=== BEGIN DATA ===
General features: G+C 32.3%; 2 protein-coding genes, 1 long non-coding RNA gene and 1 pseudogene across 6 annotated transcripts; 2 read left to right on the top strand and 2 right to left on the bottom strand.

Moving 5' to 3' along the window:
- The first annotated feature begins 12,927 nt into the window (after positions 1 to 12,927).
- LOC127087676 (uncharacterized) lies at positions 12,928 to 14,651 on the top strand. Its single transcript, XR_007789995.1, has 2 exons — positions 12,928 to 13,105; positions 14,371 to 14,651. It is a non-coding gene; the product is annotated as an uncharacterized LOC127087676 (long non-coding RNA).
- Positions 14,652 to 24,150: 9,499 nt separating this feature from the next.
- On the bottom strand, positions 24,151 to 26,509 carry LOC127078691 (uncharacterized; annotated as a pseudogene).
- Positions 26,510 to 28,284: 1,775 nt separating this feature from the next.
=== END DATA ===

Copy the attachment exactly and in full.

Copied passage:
General features: G+C 32.3%; 2 protein-coding genes, 1 long non-coding RNA gene and 1 pseudogene across 6 annotated transcripts; 2 read left to right on the top strand and 2 right to left on the bottom strand.

Moving 5' to 3' along the window:
- The first annotated feature begins 12,927 nt into the window (after positions 1 to 12,927).
- LOC127087676 (uncharacterized) lies at positions 12,928 to 14,651 on the top strand. Its single transcript, XR_007789995.1, has 2 exons — positions 12,928 to 13,105; positions 14,371 to 14,651. It is a non-coding gene; the product is annotated as an uncharacterized LOC127087676 (long non-coding RNA).
- Positions 14,652 to 24,150: 9,499 nt separating this feature from the next.
- On the bottom strand, positions 24,151 to 26,509 carry LOC127078691 (uncharacterized; annotated as a pseudogene).
- Positions 26,510 to 28,284: 1,775 nt separating this feature from the next.